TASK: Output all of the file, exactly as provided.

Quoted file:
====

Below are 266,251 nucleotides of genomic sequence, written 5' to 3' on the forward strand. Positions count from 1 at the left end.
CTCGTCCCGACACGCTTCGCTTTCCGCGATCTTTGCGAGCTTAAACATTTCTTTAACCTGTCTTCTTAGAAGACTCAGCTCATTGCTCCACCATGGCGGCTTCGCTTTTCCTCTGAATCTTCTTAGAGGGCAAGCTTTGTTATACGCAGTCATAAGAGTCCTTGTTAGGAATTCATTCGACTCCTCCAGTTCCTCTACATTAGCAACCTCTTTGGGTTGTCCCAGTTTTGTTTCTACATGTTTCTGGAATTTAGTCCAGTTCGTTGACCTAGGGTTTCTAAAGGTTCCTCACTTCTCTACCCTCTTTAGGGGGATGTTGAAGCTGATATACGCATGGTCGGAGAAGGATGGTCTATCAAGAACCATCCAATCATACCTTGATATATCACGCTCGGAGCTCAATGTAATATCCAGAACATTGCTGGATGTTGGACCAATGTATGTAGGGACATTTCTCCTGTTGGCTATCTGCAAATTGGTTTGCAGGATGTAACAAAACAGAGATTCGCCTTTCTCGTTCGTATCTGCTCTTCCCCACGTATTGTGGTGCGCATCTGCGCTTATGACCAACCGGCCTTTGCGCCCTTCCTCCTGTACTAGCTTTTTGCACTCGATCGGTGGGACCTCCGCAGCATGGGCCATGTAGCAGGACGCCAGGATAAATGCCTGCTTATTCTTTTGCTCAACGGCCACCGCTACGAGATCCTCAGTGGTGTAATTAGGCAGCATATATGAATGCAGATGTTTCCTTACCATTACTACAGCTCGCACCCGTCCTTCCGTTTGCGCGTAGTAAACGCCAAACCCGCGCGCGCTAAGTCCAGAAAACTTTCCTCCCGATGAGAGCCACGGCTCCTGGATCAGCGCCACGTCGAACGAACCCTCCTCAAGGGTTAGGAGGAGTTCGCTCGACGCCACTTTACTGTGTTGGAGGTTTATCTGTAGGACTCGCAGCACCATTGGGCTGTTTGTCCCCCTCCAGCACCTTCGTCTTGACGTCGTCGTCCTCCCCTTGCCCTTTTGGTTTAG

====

Below are 266,251 nucleotides of genomic sequence, written 5' to 3' on the forward strand. Positions count from 1 at the left end.
CTCGTCCCGACACGCTTCGCTTTCCGCGATCTTTGCGAGCTTAAACATTTCTTTAACCTGTCTTCTTAGAAGACTCAGCTCATTGCTCCACCATGGCGGCTTCGCTTTTCCTCTGAATCTTCTTAGAGGGCAAGCTTTGTTATACGCAGTCATAAGAGTCCTTGTTAGGAATTCATTCGACTCCTCCAGTTCCTCTACATTAGCAACCTCTTTGGGTTGTCCCAGTTTTGTTTCTACATGTTTCTGGAATTTAGTCCAGTTCGTTGACCTAGGGTTTCTAAAGGTTCCTCACTTCTCTACCCTCTTTAGGGGGATGTTGAAGCTGATATACGCATGGTCGGAGAAGGATGGTCTATCAAGAACCATCCAATCATACCTTGATATATCACGCTCGGAGCTCAATGTAATATCCAGAACATTGCTGGATGTTGGACCAATGTATGTAGGGACATTTCTCCTGTTGGCTATCTGCAAATTGGTTTGCAGGATGTAACAAAACAGAGATTCGCCTTTCTCGTTCGTATCTGCTCTTCCCCACGTATTGTGGTGCGCATCTGCGCTTATGACCAACCGGCCTTTGCGCCCTTCCTCCTGTACTAGCTTTTTGCACTCGATCGGTGGGACCTCCGCAGCATGGGCCATGTAGCAGGACGCCAGGATAAATGCCTGCTTATTCTTTTGCTCAACGGCCACCGCTACGAGATCCTCAGTGGTGTAATTAGGCAGCATATATGAATGCAGATGTTTCCTTACCATTACTACAGCTCGCACCCGTCCTTCCGTTTGCGCGTAGTAAACGCCAAACCCGCGCGCGCTAAGTCCAGAAAACTTTCCTCCCGATGAGAGCCACGGCTCCTGGATCAGCGCCACGTCGAACGAACCCTCCTCAAGGGTTAGGAGGAGTTCGCTCGACGCCACTTTACTGTGTTGGAGGTTTATCTGTAGGACTCGCAGCACCATTGGGCTGTTTGTCCCCCTCCAGCACCTTCGTCTTGACGTCGTCGTCCTCCCCTTGCCCTTTTGGTTTAG